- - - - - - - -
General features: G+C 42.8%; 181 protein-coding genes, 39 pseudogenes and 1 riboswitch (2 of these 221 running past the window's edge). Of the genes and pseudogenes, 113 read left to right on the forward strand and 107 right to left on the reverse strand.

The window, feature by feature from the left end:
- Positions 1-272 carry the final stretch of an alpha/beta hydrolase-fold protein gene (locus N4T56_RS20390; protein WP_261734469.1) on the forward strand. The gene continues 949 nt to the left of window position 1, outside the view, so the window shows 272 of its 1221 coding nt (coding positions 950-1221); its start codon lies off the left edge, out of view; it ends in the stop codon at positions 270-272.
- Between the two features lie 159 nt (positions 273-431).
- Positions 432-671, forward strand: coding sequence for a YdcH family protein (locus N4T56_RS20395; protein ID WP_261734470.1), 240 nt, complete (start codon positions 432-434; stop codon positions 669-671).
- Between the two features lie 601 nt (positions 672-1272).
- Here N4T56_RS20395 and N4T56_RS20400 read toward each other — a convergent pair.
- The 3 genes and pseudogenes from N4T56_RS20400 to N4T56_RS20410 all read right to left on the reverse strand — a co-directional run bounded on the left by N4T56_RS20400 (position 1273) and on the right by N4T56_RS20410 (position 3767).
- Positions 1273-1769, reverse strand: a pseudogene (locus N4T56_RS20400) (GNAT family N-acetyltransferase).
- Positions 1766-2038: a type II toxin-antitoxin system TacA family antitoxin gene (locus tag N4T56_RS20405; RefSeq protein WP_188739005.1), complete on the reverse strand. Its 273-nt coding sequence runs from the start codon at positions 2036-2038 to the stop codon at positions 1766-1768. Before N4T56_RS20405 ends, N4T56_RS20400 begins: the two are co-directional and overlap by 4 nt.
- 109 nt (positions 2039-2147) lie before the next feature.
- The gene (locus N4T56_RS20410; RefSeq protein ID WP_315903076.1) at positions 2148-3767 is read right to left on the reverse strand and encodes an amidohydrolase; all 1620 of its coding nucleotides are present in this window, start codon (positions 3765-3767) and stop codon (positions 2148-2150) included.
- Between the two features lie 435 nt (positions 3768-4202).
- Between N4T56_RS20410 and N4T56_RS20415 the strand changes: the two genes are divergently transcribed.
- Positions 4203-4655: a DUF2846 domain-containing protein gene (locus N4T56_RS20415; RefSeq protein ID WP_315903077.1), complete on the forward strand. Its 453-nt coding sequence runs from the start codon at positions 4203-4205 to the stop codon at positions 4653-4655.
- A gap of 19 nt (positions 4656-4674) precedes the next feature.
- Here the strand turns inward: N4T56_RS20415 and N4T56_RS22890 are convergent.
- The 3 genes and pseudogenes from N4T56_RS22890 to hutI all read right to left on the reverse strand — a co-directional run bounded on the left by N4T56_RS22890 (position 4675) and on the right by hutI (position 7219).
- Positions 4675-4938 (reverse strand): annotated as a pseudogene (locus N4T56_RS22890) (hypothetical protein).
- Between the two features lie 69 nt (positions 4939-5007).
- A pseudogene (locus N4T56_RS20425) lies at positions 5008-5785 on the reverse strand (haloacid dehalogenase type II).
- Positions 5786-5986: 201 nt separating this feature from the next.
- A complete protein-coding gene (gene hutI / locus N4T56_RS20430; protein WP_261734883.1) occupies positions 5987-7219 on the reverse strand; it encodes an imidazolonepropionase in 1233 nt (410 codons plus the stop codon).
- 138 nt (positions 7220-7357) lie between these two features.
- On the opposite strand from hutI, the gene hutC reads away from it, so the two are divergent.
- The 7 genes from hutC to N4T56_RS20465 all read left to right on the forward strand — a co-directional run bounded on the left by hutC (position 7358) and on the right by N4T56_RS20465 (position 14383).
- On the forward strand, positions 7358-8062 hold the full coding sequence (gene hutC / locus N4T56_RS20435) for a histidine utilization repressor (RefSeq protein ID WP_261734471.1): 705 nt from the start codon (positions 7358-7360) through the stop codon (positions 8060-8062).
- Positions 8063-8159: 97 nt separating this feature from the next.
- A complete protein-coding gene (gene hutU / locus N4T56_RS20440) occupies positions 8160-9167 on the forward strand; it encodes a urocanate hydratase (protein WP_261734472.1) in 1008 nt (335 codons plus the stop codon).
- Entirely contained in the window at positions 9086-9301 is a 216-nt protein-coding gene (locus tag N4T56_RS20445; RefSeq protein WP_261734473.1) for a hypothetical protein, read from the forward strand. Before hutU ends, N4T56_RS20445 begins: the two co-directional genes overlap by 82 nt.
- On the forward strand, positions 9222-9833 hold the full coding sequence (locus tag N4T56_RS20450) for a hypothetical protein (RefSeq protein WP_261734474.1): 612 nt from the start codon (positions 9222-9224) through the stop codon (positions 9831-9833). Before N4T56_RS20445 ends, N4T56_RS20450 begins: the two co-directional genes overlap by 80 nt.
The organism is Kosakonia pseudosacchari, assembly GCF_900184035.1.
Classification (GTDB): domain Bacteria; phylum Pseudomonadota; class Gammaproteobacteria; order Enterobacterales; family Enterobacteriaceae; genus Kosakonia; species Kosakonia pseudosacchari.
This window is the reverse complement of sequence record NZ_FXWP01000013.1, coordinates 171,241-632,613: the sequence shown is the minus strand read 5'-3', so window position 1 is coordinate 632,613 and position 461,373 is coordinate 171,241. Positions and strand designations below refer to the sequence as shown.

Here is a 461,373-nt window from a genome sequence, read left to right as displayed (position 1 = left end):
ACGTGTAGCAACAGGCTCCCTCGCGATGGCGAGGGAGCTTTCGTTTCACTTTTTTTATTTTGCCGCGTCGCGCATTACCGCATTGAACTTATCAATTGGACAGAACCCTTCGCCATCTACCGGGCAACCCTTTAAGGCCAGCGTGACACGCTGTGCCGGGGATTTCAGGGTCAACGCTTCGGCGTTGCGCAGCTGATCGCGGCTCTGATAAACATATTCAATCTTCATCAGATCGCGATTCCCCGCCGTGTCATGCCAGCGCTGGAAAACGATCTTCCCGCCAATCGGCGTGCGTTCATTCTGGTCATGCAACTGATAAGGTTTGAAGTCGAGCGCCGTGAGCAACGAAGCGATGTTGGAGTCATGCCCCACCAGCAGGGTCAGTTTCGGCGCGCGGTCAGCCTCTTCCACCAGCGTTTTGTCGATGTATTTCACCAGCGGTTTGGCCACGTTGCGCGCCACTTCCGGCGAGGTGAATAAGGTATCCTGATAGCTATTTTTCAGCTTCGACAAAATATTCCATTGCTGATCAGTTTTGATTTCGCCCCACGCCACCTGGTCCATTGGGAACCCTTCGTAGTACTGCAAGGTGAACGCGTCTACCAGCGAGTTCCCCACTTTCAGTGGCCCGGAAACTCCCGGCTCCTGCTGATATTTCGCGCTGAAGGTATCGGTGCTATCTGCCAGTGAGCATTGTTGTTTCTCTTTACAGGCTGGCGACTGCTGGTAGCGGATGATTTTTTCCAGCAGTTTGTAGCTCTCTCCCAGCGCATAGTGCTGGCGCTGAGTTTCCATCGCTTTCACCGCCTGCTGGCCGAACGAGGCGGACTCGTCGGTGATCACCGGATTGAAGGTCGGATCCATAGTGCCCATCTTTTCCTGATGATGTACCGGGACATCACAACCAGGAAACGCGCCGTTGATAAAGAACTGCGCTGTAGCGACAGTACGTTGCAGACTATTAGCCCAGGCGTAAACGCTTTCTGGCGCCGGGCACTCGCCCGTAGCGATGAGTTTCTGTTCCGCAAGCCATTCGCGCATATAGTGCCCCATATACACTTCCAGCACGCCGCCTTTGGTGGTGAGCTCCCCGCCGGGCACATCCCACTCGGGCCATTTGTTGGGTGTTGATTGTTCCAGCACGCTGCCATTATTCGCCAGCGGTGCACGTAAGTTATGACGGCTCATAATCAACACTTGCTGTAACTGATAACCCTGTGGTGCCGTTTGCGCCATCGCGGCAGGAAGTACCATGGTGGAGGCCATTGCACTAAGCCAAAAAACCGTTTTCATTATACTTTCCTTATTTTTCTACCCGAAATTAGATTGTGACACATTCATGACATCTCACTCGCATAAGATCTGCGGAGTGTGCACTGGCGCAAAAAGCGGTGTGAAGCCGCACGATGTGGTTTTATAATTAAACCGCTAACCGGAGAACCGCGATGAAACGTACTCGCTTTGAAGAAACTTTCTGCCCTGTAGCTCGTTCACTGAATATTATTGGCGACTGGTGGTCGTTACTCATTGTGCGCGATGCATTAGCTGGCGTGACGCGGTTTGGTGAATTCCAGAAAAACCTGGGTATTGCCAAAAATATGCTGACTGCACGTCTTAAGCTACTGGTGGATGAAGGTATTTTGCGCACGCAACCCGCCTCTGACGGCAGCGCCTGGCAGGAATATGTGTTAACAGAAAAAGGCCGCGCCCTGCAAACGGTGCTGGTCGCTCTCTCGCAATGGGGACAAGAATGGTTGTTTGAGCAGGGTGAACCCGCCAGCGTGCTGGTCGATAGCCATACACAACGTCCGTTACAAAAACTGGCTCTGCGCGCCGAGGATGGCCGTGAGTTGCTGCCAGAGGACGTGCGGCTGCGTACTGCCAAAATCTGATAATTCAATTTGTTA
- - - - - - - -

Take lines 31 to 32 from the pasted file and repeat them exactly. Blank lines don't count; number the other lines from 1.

- On the forward strand, positions 9222-9833 hold the full coding sequence (locus tag N4T56_RS20450) for a hypothetical protein (RefSeq protein WP_261734474.1): 612 nt from the start codon (positions 9222-9224) through the stop codon (positions 9831-9833). Before N4T56_RS20445 ends, N4T56_RS20450 begins: the two co-directional genes overlap by 80 nt.
The organism is Kosakonia pseudosacchari, assembly GCF_900184035.1.